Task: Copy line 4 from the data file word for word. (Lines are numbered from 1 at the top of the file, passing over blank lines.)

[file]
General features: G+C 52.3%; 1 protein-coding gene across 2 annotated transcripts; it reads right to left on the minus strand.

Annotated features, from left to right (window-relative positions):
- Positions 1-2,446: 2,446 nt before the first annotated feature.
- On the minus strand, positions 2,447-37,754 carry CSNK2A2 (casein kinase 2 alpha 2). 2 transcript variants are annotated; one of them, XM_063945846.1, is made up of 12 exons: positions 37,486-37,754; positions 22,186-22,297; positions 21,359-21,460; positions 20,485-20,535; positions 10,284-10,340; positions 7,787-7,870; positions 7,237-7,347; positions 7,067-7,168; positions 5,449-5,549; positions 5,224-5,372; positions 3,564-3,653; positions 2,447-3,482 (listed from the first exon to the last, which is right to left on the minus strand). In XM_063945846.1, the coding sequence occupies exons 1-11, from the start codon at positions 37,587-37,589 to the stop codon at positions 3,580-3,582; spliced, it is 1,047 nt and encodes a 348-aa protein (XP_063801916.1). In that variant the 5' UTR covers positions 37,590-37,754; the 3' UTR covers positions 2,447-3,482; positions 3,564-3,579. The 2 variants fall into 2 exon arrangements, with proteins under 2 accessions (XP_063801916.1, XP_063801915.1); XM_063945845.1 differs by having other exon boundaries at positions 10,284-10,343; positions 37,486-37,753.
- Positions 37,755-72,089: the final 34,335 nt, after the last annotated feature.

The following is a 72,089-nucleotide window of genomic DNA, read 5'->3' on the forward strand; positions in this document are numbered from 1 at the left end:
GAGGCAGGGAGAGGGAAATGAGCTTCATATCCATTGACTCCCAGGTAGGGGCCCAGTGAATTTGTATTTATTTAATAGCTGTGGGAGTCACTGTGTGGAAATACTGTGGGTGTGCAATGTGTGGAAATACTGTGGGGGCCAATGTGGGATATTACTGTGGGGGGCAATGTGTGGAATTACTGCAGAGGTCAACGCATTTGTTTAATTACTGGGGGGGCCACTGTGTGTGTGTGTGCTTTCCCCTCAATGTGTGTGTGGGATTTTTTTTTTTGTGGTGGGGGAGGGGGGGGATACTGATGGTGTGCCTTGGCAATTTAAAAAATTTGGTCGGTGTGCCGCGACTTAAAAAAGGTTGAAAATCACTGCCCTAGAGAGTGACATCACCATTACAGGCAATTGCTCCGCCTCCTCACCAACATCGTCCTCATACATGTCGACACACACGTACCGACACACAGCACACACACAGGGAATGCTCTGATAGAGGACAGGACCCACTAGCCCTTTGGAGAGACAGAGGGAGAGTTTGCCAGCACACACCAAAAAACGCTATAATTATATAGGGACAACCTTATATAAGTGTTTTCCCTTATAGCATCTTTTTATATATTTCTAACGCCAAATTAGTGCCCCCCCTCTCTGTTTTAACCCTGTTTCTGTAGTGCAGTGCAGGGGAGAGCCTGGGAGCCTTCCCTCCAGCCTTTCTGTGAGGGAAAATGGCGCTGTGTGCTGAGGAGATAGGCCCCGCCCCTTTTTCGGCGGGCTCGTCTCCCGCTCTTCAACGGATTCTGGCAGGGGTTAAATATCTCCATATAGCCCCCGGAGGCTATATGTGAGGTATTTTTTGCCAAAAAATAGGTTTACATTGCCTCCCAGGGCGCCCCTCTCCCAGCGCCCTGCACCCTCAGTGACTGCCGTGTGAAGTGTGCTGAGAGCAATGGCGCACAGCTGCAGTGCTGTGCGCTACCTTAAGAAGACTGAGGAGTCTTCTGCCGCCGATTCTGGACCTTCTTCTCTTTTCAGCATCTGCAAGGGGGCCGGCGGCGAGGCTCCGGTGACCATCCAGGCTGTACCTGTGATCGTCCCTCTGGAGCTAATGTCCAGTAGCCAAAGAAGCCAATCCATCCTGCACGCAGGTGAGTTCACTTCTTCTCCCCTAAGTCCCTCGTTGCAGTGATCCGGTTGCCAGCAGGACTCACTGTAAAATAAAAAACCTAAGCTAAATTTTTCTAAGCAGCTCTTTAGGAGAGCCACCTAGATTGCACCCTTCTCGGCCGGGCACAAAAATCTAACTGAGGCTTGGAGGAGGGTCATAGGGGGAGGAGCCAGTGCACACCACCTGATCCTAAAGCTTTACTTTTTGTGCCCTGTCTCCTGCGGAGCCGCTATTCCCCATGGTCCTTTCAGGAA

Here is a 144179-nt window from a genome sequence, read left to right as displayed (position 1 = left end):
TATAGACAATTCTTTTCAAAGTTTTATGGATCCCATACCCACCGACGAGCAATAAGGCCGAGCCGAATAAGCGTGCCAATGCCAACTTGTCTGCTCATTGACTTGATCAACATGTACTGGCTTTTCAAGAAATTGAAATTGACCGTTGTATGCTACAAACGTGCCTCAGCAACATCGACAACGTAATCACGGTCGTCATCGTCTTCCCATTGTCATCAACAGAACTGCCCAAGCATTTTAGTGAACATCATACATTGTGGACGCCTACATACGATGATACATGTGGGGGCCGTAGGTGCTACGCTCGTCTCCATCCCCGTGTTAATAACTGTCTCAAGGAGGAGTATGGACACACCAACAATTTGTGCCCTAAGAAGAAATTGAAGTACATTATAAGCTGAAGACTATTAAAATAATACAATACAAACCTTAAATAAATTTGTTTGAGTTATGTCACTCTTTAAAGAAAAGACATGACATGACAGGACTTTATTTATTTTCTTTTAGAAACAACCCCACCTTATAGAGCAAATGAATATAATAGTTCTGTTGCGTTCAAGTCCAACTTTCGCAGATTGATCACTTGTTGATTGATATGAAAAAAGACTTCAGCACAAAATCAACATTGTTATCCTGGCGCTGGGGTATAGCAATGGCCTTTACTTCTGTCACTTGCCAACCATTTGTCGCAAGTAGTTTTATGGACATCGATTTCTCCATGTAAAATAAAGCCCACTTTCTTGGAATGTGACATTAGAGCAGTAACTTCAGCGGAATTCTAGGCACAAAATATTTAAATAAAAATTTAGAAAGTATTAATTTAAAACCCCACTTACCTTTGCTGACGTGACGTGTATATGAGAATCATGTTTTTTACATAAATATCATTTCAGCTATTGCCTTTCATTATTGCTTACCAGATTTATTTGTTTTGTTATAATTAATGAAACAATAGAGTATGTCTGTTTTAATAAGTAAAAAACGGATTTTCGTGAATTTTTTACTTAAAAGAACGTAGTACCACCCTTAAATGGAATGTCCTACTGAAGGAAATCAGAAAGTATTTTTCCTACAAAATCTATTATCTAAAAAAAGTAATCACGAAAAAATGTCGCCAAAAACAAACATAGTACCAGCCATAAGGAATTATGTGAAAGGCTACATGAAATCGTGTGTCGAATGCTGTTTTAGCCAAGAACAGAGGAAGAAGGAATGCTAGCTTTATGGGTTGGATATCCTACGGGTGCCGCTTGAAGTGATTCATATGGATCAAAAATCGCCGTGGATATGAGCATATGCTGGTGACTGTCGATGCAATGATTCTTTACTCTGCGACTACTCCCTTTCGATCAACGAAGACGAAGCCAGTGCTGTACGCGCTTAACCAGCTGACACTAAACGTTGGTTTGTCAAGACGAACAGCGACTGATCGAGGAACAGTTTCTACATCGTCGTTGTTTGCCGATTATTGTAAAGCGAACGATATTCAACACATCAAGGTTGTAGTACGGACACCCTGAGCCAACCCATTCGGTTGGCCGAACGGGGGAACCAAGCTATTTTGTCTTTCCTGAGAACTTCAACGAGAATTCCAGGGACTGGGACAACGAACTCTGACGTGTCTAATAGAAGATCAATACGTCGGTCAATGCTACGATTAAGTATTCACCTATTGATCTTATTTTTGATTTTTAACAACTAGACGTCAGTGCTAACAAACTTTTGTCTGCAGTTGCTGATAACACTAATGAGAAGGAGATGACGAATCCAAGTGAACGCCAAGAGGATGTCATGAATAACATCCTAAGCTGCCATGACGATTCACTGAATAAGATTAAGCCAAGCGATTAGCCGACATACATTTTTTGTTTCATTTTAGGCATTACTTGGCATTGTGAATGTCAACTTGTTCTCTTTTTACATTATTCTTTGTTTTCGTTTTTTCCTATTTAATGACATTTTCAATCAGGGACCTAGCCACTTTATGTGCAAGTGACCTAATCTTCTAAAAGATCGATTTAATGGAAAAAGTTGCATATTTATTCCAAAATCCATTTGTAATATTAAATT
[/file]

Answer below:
- On the minus strand, positions 2,447-37,754 carry CSNK2A2 (casein kinase 2 alpha 2). 2 transcript variants are annotated; one of them, XM_063945846.1, is made up of 12 exons: positions 37,486-37,754; positions 22,186-22,297; positions 21,359-21,460; positions 20,485-20,535; positions 10,284-10,340; positions 7,787-7,870; positions 7,237-7,347; positions 7,067-7,168; positions 5,449-5,549; positions 5,224-5,372; positions 3,564-3,653; positions 2,447-3,482 (listed from the first exon to the last, which is right to left on the minus strand). In XM_063945846.1, the coding sequence occupies exons 1-11, from the start codon at positions 37,587-37,589 to the stop codon at positions 3,580-3,582; spliced, it is 1,047 nt and encodes a 348-aa protein (XP_063801916.1). In that variant the 5' UTR covers positions 37,590-37,754; the 3' UTR covers positions 2,447-3,482; positions 3,564-3,579. The 2 variants fall into 2 exon arrangements, with proteins under 2 accessions (XP_063801916.1, XP_063801915.1); XM_063945845.1 differs by having other exon boundaries at positions 10,284-10,343; positions 37,486-37,753.